<em>Julu Xian Ewer</em>, early 12th century. Earthenware, white slip and transparent glaze, 10 x 6 3/8 in. (25.4 x 16.2 cm). Brooklyn Museum, Gift of the Asian Art Council, 1993.55. Creative Commons-BY (Photo: Brooklyn Museum, 1993.55_SL1.jpg)

Julu Xian Ewer

Medium: Earthenware, white slip and transparent glaze

Geograhical Locations:

Dates:early 12th century

Dimensions: 10 x 6 3/8 in. (25.4 x 16.2 cm)

Collections:

Museum Location: CONSERVATION LAB

Accession Number: 1993.55

Image: 1993.55_SL1.jpg,

Catalogue Description:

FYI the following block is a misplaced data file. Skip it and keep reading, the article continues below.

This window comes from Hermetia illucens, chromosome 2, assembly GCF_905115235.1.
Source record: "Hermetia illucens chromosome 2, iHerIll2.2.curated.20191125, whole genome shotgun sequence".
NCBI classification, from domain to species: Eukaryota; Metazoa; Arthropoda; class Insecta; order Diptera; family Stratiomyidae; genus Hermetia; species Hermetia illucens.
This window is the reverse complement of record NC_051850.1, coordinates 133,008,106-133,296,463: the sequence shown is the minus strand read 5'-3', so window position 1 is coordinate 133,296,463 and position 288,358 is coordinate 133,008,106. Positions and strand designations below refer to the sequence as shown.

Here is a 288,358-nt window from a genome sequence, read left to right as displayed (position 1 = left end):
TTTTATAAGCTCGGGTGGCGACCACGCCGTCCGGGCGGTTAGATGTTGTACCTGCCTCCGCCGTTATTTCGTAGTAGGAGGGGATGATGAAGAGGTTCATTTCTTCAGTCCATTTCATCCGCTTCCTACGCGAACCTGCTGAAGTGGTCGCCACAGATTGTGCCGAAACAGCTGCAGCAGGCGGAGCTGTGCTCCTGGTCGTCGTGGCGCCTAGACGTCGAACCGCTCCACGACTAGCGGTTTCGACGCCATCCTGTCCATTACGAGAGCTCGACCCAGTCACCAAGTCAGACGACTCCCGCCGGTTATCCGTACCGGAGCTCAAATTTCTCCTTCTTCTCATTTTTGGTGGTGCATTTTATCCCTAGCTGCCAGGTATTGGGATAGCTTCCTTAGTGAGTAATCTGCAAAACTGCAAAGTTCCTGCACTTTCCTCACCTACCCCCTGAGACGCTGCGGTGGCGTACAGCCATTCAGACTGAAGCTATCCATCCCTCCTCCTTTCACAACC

This exemplary Cizhou ewer, although unsigned, conforms to the Julu Xian type with ovoid horizontally ribbed body, high wide shoulder narrowing to small base; long slender ribbed neck with everted mouth; long slightly curved vertically ribbed spout on the shoulder; grooved strap handle attached to the shoulder and top of the neck opposite the spout; and a flaring foot. It is made of a coarse, pale, gray clay which is coated with white slip to enhance its appearance. A transparent glaze is then applied. The pale brown crackle, covering half of the interior of the neck and the entire exterior of vessel to the unglazed foot, is evidence of water damage from the time of the flood and as such these characteristics exemplify the Northern Song Cizhou white glaze method as seen in Juluxian wares. The present ewer can be traced to the Cizhou kiln of Hebei and dated ca. 1108 or earlier. Julu Xian, located in Hebei Province. In 1108 a flood buried the entire region which remained undiscovered until the 1930s.

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